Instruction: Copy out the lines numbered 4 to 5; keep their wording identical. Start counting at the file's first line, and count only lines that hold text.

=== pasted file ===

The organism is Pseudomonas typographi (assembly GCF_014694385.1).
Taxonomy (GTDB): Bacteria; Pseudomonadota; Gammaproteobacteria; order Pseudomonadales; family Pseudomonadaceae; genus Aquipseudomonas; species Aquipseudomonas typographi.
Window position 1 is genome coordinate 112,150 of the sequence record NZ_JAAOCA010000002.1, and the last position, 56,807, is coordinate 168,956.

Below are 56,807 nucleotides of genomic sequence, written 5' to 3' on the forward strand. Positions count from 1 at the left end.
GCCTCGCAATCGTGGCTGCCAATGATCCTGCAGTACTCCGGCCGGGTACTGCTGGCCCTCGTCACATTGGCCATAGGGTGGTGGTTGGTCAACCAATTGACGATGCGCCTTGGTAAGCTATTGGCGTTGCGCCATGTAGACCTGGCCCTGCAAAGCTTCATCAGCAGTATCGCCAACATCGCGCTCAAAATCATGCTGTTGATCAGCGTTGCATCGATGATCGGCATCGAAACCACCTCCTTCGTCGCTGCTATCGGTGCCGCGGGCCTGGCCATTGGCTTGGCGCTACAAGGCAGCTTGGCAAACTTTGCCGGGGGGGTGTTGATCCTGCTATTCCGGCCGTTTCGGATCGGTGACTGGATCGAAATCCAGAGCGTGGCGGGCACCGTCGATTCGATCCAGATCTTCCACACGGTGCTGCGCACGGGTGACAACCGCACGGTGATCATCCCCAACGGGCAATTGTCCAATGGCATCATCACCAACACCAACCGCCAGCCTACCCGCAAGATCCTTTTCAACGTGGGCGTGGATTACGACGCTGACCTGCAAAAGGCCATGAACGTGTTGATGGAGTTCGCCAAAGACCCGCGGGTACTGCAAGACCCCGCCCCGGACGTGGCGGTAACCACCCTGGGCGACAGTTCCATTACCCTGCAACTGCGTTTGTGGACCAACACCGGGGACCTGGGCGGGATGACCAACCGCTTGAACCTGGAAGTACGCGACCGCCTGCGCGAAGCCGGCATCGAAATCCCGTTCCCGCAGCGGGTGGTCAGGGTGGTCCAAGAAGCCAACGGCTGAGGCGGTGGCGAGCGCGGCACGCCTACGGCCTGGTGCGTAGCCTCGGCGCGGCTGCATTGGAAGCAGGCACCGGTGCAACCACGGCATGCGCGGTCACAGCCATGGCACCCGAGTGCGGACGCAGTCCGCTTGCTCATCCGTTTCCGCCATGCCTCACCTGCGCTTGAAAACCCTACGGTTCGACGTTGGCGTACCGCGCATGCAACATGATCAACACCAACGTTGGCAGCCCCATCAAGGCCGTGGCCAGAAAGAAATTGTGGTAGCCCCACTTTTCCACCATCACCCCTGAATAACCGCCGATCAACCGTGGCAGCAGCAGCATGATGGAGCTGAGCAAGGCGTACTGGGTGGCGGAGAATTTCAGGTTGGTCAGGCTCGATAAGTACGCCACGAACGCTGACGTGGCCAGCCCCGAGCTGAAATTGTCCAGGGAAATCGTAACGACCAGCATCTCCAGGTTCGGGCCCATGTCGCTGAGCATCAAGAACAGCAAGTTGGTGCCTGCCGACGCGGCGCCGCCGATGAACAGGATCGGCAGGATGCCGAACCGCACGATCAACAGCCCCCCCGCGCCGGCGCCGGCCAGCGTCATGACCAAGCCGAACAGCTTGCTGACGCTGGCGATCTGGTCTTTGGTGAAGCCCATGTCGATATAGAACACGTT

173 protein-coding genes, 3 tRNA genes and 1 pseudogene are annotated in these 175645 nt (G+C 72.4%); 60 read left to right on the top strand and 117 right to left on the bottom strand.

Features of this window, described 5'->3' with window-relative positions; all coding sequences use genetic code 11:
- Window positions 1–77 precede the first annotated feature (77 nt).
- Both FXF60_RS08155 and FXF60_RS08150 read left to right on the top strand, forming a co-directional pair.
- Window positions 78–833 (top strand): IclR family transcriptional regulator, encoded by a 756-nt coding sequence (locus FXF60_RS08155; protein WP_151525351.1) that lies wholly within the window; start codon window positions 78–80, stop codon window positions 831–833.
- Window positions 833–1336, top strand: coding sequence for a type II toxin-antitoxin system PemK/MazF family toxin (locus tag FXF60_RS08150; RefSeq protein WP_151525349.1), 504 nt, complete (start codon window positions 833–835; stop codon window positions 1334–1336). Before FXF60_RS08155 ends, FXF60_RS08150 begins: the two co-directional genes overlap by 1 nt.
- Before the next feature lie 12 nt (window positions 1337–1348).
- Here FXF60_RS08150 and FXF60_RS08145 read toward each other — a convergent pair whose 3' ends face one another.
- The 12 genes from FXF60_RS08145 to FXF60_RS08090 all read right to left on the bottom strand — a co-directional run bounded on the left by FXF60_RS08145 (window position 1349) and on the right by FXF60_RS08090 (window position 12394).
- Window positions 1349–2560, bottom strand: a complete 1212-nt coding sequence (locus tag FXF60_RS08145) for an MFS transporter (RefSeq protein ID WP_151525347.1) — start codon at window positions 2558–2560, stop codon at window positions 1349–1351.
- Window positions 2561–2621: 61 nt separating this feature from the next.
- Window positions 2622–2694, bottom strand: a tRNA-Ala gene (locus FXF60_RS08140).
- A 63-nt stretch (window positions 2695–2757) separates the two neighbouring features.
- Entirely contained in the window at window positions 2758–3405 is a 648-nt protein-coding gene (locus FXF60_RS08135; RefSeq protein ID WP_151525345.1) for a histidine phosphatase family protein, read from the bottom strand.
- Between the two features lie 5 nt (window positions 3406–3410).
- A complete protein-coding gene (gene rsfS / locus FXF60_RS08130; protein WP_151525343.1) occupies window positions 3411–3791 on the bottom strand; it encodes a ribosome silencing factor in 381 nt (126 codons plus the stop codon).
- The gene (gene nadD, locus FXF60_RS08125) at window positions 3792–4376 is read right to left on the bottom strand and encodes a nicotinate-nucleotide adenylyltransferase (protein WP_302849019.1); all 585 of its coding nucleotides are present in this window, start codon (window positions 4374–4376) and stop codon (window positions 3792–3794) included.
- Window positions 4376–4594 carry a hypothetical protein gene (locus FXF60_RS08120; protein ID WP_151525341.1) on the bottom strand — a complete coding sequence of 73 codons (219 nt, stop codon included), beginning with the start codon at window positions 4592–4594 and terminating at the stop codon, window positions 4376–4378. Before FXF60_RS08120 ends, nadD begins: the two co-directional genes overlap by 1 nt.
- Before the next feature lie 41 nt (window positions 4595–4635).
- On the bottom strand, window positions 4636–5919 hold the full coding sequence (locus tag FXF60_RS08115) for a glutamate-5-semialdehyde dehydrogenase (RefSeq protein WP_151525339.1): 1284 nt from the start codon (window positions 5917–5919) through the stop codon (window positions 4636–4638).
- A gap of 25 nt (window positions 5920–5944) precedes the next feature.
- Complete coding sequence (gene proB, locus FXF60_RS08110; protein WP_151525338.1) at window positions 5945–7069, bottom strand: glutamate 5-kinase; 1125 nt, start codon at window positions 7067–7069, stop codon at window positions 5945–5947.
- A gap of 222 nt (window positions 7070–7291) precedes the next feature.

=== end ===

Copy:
Below are 56,807 nucleotides of genomic sequence, written 5' to 3' on the forward strand. Positions count from 1 at the left end.
GCCTCGCAATCGTGGCTGCCAATGATCCTGCAGTACTCCGGCCGGGTACTGCTGGCCCTCGTCACATTGGCCATAGGGTGGTGGTTGGTCAACCAATTGACGATGCGCCTTGGTAAGCTATTGGCGTTGCGCCATGTAGACCTGGCCCTGCAAAGCTTCATCAGCAGTATCGCCAACATCGCGCTCAAAATCATGCTGTTGATCAGCGTTGCATCGATGATCGGCATCGAAACCACCTCCTTCGTCGCTGCTATCGGTGCCGCGGGCCTGGCCATTGGCTTGGCGCTACAAGGCAGCTTGGCAAACTTTGCCGGGGGGGTGTTGATCCTGCTATTCCGGCCGTTTCGGATCGGTGACTGGATCGAAATCCAGAGCGTGGCGGGCACCGTCGATTCGATCCAGATCTTCCACACGGTGCTGCGCACGGGTGACAACCGCACGGTGATCATCCCCAACGGGCAATTGTCCAATGGCATCATCACCAACACCAACCGCCAGCCTACCCGCAAGATCCTTTTCAACGTGGGCGTGGATTACGACGCTGACCTGCAAAAGGCCATGAACGTGTTGATGGAGTTCGCCAAAGACCCGCGGGTACTGCAAGACCCCGCCCCGGACGTGGCGGTAACCACCCTGGGCGACAGTTCCATTACCCTGCAACTGCGTTTGTGGACCAACACCGGGGACCTGGGCGGGATGACCAACCGCTTGAACCTGGAAGTACGCGACCGCCTGCGCGAAGCCGGCATCGAAATCCCGTTCCCGCAGCGGGTGGTCAGGGTGGTCCAAGAAGCCAACGGCTGAGGCGGTGGCGAGCGCGGCACGCCTACGGCCTGGTGCGTAGCCTCGGCGCGGCTGCATTGGAAGCAGGCACCGGTGCAACCACGGCATGCGCGGTCACAGCCATGGCACCCGAGTGCGGACGCAGTCCGCTTGCTCATCCGTTTCCGCCATGCCTCACCTGCGCTTGAAAACCCTACGGTTCGACGTTGGCGTACCGCGCATGCAACATGATCAACACCAACGTTGGCAGCCCCATCAAGGCCGTGGCCAGAAAGAAATTGTGGTAGCCCCACTTTTCCACCATCACCCCTGAATAACCGCCGATCAACCGTGGCAGCAGCAGCATGATGGAGCTGAGCAAGGCGTACTGGGTGGCGGAGAATTTCAGGTTGGTCAGGCTCGATAAGTACGCCACGAACGCTGACGTGGCCAGCCCCGAGCTGAAATTGTCCAGGGAAATCGTAACGACCAGCATCTCCAGGTTCGGGCCCATGTCGCTGAGCATCAAGAACAGCAAGTTGGTGCCTGCCGACGCGGCGCCGCCGATGAACAGGATCGGCAGGATGCCGAACCGCACGATCAACAGCCCCCCCGCGCCGGCGCCGGCCAGCGTCATGACCAAGCCGAACAGCTTGCTGACGCTGGCGATCTGGTCTTTGGTGAAGCCCATGTCGATATAGAACACGTT